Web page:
The trenches have been dug, the circles are closing

4 min read

Whether Mr. Xi Jinping will get confirmed for his third term on October 16, on the 20th National Congress of the Chinese Communist Party or not, he left no doubt about where his country is heading.

“The Eurasian continent is home to us all.” He said, standing in Uzbekistan, in the legendary city of the Silk Road, Samarkand; on the meeting of the Shanghai Cooperation Organization (SCO). A meeting that aimed to push back against Western influence on the continent and to solidify ties between the many Asian nations.

In that, China is to play a leading role, because it has “the responsibility, capability and confidence to make historic contributions to the progress of scientific socialism”.

During his visit in Uzbekistan, Mr. Jinping managed to accomplish several feats, like delivering a veiled punch at Russia for the failure of the Soviet Union (“Just imagine this, had socialism failed in China, had our communist party collapsed like the party in the Soviet Union, then global socialism would lapse into a long dark age”), accepted a new member to the SCO in the form of Iran, and raised the stakes on the field of global security.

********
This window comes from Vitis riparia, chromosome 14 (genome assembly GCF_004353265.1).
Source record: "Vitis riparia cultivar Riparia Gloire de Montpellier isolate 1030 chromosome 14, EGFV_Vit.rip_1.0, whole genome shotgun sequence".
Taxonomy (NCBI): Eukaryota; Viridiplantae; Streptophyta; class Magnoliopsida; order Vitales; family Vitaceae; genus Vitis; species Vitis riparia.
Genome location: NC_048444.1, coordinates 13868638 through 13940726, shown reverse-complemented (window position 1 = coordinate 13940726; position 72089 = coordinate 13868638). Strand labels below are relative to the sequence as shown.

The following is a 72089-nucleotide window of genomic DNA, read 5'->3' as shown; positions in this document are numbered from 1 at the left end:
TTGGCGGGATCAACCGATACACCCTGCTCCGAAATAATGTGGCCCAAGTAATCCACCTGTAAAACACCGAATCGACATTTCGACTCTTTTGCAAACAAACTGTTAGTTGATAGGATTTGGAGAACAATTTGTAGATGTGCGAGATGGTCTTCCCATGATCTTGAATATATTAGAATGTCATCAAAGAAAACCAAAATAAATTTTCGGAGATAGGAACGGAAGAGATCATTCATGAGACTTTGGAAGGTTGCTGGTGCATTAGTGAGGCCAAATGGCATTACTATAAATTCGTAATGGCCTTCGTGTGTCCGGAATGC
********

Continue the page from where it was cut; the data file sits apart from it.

And it came just a day after his remarks about China’s support for the territorial integrity of Kazakhstan, yet another clear warning aimed at Russia.

In Samarkand, Mr. Jinping spoke about his new pet project, the Global Security Initiative, that was called to life because of the “need to expand security cooperation”, due to “the complex and challenging environment both at home and abroad”.

It is rather unlikely, that the SCO will grow into an Asian NATO in the nearby future, but the intent is that, at least based on Mr. Jinping remarks, who dreams about building “a balanced, effective and sustainable security architecture”.

But it showed, once more, that Russia’s war in Ukraine has actually led to the strengthening of China. Beijing has been aiming for Eurasian dominance for decades, yet, now it actually has more chance than ever.

A clear proof of this should be President Putin’s statement at the annual summit of the SCO, who, in a rare gesture, admitted that China’s concerns regarding the events in Ukraine are valid.